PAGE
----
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Measuring Words: Ethics of the Fathers 1:11

May 9, 2009 | by Yaakov Astor

Our words can make or break our children.

"Avtalyon says: Wise Scholars, measure your words carefully, lest you incur the debt of exile and be exiled to a place of foul waters, causing your disciples to drink and die, thereby desecrating the name of heaven."

Ethics of the Fathers 1:11

Avtalyon, the Torah authority of his day and head of the Sanhedrin, is addressing scholars -- the leading disseminators of Torah - and emphasizing the negative: avoid less than careful speech.

The higher up the ladder of spirituality we scale, the more important our every little action -- including our every little word. A rocket aimed for the moon might be off just a few inches at takeoff, but those few inches will turn into thousands of miles if uncorrected. Avtalyon's warning is stern, but he's pointing out the weighty responsibility people in positions of leadership automatically assume.

Avtalyon's message is also for those of us who may not (yet) literally be "wise scholars." Any parent is, in effect, a "wise scholar" to their child. And the words of a parent can make or break the child.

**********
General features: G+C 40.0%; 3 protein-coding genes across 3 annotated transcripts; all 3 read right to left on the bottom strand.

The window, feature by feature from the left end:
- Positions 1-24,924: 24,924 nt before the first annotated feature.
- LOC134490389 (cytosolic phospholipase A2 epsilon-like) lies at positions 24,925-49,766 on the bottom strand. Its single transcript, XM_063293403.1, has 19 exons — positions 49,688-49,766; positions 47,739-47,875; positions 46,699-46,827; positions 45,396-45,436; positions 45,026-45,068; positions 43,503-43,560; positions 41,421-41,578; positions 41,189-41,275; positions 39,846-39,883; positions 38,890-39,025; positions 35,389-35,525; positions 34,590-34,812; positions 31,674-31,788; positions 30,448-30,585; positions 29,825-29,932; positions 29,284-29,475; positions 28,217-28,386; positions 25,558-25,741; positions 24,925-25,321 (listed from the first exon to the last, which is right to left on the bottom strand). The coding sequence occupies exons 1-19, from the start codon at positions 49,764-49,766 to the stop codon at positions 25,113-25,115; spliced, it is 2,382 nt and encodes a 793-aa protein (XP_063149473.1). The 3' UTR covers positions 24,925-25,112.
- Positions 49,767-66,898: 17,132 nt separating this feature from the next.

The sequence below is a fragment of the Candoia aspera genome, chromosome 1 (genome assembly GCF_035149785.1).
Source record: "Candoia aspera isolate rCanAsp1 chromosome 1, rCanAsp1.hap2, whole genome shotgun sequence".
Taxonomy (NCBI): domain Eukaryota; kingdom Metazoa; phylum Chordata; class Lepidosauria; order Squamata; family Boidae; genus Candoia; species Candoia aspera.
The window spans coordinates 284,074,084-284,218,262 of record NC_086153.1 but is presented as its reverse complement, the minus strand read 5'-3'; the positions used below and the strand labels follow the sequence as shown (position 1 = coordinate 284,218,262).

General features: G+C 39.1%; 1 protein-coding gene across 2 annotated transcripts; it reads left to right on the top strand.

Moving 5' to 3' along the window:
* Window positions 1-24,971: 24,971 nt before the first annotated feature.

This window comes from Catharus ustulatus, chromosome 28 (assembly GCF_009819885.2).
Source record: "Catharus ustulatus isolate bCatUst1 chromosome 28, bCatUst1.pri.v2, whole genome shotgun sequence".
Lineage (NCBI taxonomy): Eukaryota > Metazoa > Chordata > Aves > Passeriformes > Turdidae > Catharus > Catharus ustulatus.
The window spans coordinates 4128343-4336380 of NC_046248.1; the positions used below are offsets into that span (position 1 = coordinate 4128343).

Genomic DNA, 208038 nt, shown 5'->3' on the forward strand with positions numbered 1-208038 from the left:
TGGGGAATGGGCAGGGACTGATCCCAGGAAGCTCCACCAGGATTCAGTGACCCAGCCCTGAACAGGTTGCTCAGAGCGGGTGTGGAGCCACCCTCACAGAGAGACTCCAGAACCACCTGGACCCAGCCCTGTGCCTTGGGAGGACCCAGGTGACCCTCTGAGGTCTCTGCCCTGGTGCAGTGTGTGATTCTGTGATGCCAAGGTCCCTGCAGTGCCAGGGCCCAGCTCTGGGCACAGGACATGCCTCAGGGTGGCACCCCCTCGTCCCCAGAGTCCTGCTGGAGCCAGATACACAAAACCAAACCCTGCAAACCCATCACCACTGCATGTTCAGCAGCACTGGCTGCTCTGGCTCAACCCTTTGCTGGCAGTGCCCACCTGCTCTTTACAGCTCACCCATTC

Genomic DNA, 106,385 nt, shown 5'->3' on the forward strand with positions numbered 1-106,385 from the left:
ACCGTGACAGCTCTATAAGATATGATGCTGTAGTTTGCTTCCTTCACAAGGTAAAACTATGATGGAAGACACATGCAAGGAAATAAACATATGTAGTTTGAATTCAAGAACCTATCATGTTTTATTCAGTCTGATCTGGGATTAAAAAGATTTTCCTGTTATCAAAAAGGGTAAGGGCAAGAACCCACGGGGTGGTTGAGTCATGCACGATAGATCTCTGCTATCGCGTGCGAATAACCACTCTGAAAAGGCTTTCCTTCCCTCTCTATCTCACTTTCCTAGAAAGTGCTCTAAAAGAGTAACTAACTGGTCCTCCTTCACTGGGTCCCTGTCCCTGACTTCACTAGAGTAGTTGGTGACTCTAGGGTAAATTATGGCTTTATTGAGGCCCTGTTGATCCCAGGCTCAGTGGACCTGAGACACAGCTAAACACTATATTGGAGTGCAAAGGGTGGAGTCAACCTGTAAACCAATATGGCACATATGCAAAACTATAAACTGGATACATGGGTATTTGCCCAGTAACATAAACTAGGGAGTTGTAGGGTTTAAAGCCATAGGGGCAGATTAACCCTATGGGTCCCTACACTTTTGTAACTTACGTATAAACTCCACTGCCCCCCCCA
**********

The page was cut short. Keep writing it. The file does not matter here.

Psychiatrist and internationally renowned author, Rabbi Abraham Twerski, M.D., is a direct descendant of one a prestigious line of Hasidic Masters. In his semi-autobiographical "Generation To Generation," he tells about one of the formative experiences growing up in his home.

The young Abraham was worried what his father would do when he caught him one day doing something very wrong. The father told him three Yiddish words that stuck with him the rest of his life, Es pasht nisht, "It's not becoming." In those three words, Rabbi Twerski explains, an entire philosophy of parenting exists. His father did not berate him and tell him what a bad thing he did or what a bad kid he was. Just the opposite. He said three gentle words that resonated in the young boy's soul and told him he was better than how he had behaved. Those three words reflected an assumed goodness in his son that not only prevented him from doing what he did wrong again, but also became a rallying point for the boy's self-image that eventually blossomed into the wonderful person countless others have benefited from.


Our words can have the most far-reaching effect in any relationship, especially marriage. Even our tone of voice can be the make-or-break ingredient.

For example, a man walks into his house after a particularly lousy day at work and his wife asks him how his day went.

"What a miserable day!" he says with exasperation. "The boss got on my case, and when I finally headed home, the traffic was a nightmare. Worst of all, the car almost overheated. I had to turn off the air conditioner -- and it's the hottest day of the year. The car's not even three years old, and we haven't finished the payments on it, but we need a new car. I'm sick and tired. That's how my day went."

In that first minute he has already set the tone for the remainder of the evening.

Instead, he could answer in a funny, light-hearted way, setting an upbeat tone for the evening. "What kind of a day did I have? Terrific! Fantastic! My air conditioner broke down; the car is ready for the junkyard. What a wonderful day!"